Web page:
“So obviously I will enjoy this win and then think about Wimbledon in a few days’ time. I don’t have an issue to say that I’m going for the title in Wimbledon. Of course, I am.”

Del Potro’s comeback delayed again

There is less positive news for Juan Martin del Potro, who was the player who beat Djokovic to win a bronze medal back in 2012. The Argentine hasn’t played a competitive match on the Tour since June 2019 due to a troublesome knee injury. Back in March the former US Open champion said playing at the Olympics again was motivating him during his rehabilitation.

However, since then progress has been slower than what Del Potro would have liked. As a result, he has been advised not to play in the event and continue his recovery.

Delpo won’t be able to play the Olympics Games. The knee rehab is going well according to the doctor’s plan but he suggested Juan Martin to go on with his rehab process and training, and skip Tokyo 2020,” a statement from Del Potro’s communication team reads.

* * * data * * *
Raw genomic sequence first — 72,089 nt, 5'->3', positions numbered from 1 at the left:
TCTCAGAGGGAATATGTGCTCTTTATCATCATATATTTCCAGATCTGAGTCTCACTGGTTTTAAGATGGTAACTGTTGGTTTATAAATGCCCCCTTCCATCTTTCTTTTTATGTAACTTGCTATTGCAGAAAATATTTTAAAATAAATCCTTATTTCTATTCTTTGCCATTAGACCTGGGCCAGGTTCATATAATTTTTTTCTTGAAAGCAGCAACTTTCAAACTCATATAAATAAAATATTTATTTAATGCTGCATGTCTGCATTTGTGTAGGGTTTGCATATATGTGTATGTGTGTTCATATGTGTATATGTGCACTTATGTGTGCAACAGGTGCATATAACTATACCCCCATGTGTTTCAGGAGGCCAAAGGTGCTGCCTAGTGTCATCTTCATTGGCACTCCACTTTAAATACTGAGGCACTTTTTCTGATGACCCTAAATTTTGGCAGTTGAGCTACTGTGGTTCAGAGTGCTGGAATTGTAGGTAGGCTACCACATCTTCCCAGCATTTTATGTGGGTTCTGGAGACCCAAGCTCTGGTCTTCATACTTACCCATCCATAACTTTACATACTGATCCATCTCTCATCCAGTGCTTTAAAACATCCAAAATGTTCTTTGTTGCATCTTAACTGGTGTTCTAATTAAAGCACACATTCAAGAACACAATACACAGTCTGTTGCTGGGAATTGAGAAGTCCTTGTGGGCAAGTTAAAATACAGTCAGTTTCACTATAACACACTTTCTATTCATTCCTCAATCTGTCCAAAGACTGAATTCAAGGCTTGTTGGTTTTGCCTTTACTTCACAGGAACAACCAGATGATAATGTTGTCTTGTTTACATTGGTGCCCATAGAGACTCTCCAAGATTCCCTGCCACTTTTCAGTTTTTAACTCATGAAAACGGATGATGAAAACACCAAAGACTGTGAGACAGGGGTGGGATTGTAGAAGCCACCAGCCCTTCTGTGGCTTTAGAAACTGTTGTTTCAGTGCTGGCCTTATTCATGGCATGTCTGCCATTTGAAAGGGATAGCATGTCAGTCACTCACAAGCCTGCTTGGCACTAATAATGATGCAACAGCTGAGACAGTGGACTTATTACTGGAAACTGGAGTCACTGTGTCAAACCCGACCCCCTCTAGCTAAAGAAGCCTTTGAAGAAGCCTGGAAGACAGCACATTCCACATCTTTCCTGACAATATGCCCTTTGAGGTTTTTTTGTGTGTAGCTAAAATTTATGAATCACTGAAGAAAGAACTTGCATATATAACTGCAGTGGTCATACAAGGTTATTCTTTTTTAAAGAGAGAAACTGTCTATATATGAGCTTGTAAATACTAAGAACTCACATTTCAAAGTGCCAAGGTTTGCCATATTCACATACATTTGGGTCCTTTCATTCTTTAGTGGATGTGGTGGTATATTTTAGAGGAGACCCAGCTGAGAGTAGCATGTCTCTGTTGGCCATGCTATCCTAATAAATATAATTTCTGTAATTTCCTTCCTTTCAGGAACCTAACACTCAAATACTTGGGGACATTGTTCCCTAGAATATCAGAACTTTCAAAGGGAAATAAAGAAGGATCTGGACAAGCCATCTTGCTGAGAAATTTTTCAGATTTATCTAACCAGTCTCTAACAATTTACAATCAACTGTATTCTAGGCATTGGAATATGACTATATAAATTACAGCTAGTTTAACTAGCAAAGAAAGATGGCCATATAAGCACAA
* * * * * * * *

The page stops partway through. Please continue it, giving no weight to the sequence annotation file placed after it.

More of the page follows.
Since 2010, the former world No.3 and two-time Olympic medallist has undergone eight surgeries.One on his right wrist, three on his left wrist and four on his knee. He has won a total of 22 ATP titles so far in his career.

The Olympic Tennis event will start on July 24th at the Ariake Coliseum.

RELATED STORY: Why Are So Many Tennis Players Skipping The Olympics?

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Vasek Pospisil dispatches James Ward in Eastbourne

Vasek Pospisil is into the second round at Eastbourne.




Vasek Pospisil (@TennisCanada - Twitter)

The Canadian won his first match on grass of the year beating the local favourite James Ward.


Vasek Pospisil is through to the second round of the Viking International ATP 250 in Eastbourne after beating the Brit James Ward in straight sets 6-4, 6-4 in one hour and 13 minutes on court number two.